5

Case

  1. The system has dispositives, basically formed by id, type, name.
  2. I may have N dispositives.
  3. I have a table to store a log of all dispositives. This is the biggest table in the system. (Now counting 100 mi records)
  4. The log table has: id_dispositive, date, status.

Problem

Obviously this huge data it's causing performance issues. I must store at least two months log values..

Today I have this dispositives by type:

TYPE     COUNT
---------------
1         78956  
2         125161
3         13213
4         6112
5         25426
6         12314
7         1241
8         622

I also have some business logic to feed this log table. Anyways, here is my thoughts:

My "solution"

I was thinking on partition this log table. Here is the questions:

  1. Does it worth it?
  2. Should I partition by type?
  3. Should I partition by type AND subpartition by DATE?
  4. Can I do it programmatically?

As this types are dynamics, users can delete/insert new ones.

So if they delete some type, I must delete all logs of that type. As if they insert some type, I must register(store) all logs of that type.

EDIT according Francesco Serra's answer

I'm trying to create the table like this:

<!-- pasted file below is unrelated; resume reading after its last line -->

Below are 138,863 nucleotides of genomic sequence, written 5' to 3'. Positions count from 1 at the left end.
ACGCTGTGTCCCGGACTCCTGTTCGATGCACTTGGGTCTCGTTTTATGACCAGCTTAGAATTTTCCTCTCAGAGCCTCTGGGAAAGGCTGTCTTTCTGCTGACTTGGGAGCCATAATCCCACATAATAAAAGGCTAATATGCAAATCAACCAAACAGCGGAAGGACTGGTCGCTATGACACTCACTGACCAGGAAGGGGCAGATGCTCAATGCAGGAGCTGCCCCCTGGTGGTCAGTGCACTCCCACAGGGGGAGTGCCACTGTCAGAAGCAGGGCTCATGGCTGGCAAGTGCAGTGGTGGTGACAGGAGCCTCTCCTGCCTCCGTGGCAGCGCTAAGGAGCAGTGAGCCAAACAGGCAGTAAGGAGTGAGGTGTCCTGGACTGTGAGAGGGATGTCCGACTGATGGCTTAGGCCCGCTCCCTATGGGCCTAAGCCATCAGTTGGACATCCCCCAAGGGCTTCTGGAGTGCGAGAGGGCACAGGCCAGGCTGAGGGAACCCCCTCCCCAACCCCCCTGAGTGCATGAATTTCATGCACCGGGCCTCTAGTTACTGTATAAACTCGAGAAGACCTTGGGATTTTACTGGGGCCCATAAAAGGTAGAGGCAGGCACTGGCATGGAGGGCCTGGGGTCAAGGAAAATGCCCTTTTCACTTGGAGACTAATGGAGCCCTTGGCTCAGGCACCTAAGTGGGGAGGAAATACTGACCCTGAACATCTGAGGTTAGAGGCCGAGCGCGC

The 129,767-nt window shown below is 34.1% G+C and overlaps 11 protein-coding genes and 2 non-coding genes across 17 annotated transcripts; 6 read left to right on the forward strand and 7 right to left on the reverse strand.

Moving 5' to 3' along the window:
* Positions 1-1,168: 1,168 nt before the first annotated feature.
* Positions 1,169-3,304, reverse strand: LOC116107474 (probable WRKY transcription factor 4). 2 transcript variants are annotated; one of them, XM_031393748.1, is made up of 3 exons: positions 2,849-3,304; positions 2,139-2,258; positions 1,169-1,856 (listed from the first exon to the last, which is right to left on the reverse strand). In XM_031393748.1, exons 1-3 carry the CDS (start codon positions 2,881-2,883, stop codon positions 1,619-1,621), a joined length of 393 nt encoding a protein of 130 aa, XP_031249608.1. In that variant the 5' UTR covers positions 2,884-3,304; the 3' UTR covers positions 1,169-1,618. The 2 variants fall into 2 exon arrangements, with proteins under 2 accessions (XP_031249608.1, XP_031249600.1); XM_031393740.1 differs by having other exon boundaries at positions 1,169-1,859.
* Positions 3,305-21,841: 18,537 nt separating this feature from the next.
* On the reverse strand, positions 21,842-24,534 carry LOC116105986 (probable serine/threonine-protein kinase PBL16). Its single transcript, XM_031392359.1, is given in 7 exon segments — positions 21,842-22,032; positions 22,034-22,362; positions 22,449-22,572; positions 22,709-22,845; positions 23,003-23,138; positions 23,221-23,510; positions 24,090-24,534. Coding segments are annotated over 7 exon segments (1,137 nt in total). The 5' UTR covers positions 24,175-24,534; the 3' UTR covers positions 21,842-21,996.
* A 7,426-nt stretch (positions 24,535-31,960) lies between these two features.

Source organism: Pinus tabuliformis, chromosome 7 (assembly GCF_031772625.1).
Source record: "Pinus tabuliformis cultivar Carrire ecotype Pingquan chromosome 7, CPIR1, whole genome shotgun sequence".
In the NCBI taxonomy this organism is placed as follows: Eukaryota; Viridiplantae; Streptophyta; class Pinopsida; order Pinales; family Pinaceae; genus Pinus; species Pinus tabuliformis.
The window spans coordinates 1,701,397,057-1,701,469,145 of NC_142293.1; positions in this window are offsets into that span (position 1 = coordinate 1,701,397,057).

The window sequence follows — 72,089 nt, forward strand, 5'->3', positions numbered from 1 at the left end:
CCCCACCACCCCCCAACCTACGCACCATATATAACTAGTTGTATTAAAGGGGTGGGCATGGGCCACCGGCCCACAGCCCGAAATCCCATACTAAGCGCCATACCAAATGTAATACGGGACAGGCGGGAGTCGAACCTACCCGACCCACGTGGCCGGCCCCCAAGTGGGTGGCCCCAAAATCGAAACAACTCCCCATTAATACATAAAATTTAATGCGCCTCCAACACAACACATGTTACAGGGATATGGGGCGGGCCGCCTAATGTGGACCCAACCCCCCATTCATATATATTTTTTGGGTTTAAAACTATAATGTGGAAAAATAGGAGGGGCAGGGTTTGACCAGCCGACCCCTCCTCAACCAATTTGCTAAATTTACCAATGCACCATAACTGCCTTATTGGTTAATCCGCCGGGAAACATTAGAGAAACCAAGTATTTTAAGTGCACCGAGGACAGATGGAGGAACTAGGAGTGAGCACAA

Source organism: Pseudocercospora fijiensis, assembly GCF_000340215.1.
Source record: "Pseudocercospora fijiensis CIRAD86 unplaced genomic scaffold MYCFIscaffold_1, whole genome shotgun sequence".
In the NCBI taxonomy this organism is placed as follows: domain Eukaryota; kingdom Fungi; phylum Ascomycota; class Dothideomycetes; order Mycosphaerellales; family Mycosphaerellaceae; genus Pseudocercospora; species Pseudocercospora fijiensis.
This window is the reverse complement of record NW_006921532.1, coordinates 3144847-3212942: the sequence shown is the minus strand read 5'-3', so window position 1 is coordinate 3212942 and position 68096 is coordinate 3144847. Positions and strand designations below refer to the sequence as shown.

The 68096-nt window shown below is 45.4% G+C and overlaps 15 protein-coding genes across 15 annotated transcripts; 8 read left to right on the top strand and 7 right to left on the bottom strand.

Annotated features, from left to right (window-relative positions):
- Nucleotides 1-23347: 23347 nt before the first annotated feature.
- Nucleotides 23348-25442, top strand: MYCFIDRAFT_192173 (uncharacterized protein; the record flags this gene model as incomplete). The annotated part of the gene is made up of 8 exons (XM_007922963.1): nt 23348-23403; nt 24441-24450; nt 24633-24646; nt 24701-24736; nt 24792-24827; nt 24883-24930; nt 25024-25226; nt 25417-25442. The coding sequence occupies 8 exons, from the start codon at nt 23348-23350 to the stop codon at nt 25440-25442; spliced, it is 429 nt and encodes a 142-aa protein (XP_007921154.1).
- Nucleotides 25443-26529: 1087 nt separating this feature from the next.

create table log(
       id_dispositive    number,
       type       number,
       date_verification    date,
       status  number
)
partition by range (date_verification) 
subpartition by list (type)  
subpartition TEMPLATE (
    SUBPARTITION type1 VALUES (1),
    SUBPARTITION type2 VALUES (2),
    SUBPARTITION type3 VALUES (3),
    SUBPARTITION type4 VALUES (4)
)(                           
interval (numtoyminterval(1,'MONTH'))(
   partition p0816 values less than (to_date('01/09/2016','dd/mm/yyyy'))
));

and i'm getting:

ORA-14004: PARTITION keyword not found.
  • How are you going to partition by type if it's not a part of log table? If you ussually access by date, you should at least try to partition by date. Use DBMS_REDEFINITION to partition the table in order to minimize downtime. – vercelli Jul 22 '16 at 15:08
  • Well, it has the id_dispositive. I can get its type with it... Like partition all ids of type X? – Marllon Nasser Jul 22 '16 at 15:10
  • You can create automatic partition on number columns (when is possible new rows are added in the right partition, if the partition doesn't exist it's created). You can add subpartitions using a template. Tell me if you are interested in this solution. – Francesco Serra Jul 22 '16 at 15:58
  • 3
    Whether partitioning will help depends to a large extent on what sort of query you're going to be running. If the queries you need to speed up have a type predicate then it may help, if you're always selecting all types then it won't make any difference. – Ben Jul 25 '16 at 11:41
  • 1
    What is the cardinality of TYPE? That is, does it have a large number of unique values or a small number? If each type is only used a few times then it probably won't help to partition by it - an index would work much better. – Jon Heller Jul 28 '16 at 19:16
1